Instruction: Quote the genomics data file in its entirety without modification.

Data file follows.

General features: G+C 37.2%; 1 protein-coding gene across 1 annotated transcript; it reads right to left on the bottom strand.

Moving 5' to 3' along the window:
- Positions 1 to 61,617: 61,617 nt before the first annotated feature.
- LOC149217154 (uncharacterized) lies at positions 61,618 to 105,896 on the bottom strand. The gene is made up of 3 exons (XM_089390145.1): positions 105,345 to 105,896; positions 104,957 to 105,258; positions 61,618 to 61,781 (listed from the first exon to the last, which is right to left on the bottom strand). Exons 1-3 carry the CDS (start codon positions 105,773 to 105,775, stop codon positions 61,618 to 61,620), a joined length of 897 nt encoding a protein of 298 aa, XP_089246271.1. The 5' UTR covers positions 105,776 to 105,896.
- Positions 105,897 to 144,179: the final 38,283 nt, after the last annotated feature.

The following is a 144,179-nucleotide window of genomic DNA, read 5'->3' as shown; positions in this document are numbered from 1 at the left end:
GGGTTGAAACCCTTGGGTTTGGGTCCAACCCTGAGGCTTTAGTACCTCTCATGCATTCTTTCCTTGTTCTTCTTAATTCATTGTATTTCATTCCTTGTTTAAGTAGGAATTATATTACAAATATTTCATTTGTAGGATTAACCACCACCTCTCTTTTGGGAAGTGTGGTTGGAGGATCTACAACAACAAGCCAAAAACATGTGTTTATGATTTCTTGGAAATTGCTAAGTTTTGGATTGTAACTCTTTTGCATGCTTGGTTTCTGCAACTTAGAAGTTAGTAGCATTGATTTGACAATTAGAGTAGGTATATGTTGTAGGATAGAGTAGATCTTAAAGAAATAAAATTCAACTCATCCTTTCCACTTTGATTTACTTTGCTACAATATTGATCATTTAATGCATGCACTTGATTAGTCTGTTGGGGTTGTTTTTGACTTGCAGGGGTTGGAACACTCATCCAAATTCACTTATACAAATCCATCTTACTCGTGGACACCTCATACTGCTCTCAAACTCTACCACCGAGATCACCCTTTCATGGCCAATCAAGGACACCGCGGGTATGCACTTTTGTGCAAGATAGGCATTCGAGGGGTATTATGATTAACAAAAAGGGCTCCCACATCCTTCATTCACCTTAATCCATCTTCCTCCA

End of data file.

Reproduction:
General features: G+C 37.2%; 1 protein-coding gene across 1 annotated transcript; it reads right to left on the bottom strand.

Moving 5' to 3' along the window:
- Positions 1 to 61,617: 61,617 nt before the first annotated feature.
- LOC149217154 (uncharacterized) lies at positions 61,618 to 105,896 on the bottom strand. The gene is made up of 3 exons (XM_089390145.1): positions 105,345 to 105,896; positions 104,957 to 105,258; positions 61,618 to 61,781 (listed from the first exon to the last, which is right to left on the bottom strand). Exons 1-3 carry the CDS (start codon positions 105,773 to 105,775, stop codon positions 61,618 to 61,620), a joined length of 897 nt encoding a protein of 298 aa, XP_089246271.1. The 5' UTR covers positions 105,776 to 105,896.
- Positions 105,897 to 144,179: the final 38,283 nt, after the last annotated feature.

The following is a 144,179-nucleotide window of genomic DNA, read 5'->3' as shown; positions in this document are numbered from 1 at the left end:
GGGTTGAAACCCTTGGGTTTGGGTCCAACCCTGAGGCTTTAGTACCTCTCATGCATTCTTTCCTTGTTCTTCTTAATTCATTGTATTTCATTCCTTGTTTAAGTAGGAATTATATTACAAATATTTCATTTGTAGGATTAACCACCACCTCTCTTTTGGGAAGTGTGGTTGGAGGATCTACAACAACAAGCCAAAAACATGTGTTTATGATTTCTTGGAAATTGCTAAGTTTTGGATTGTAACTCTTTTGCATGCTTGGTTTCTGCAACTTAGAAGTTAGTAGCATTGATTTGACAATTAGAGTAGGTATATGTTGTAGGATAGAGTAGATCTTAAAGAAATAAAATTCAACTCATCCTTTCCACTTTGATTTACTTTGCTACAATATTGATCATTTAATGCATGCACTTGATTAGTCTGTTGGGGTTGTTTTTGACTTGCAGGGGTTGGAACACTCATCCAAATTCACTTATACAAATCCATCTTACTCGTGGACACCTCATACTGCTCTCAAACTCTACCACCGAGATCACCCTTTCATGGCCAATCAAGGACACCGCGGGTATGCACTTTTGTGCAAGATAGGCATTCGAGGGGTATTATGATTAACAAAAAGGGCTCCCACATCCTTCATTCACCTTAATCCATCTTCCTCCA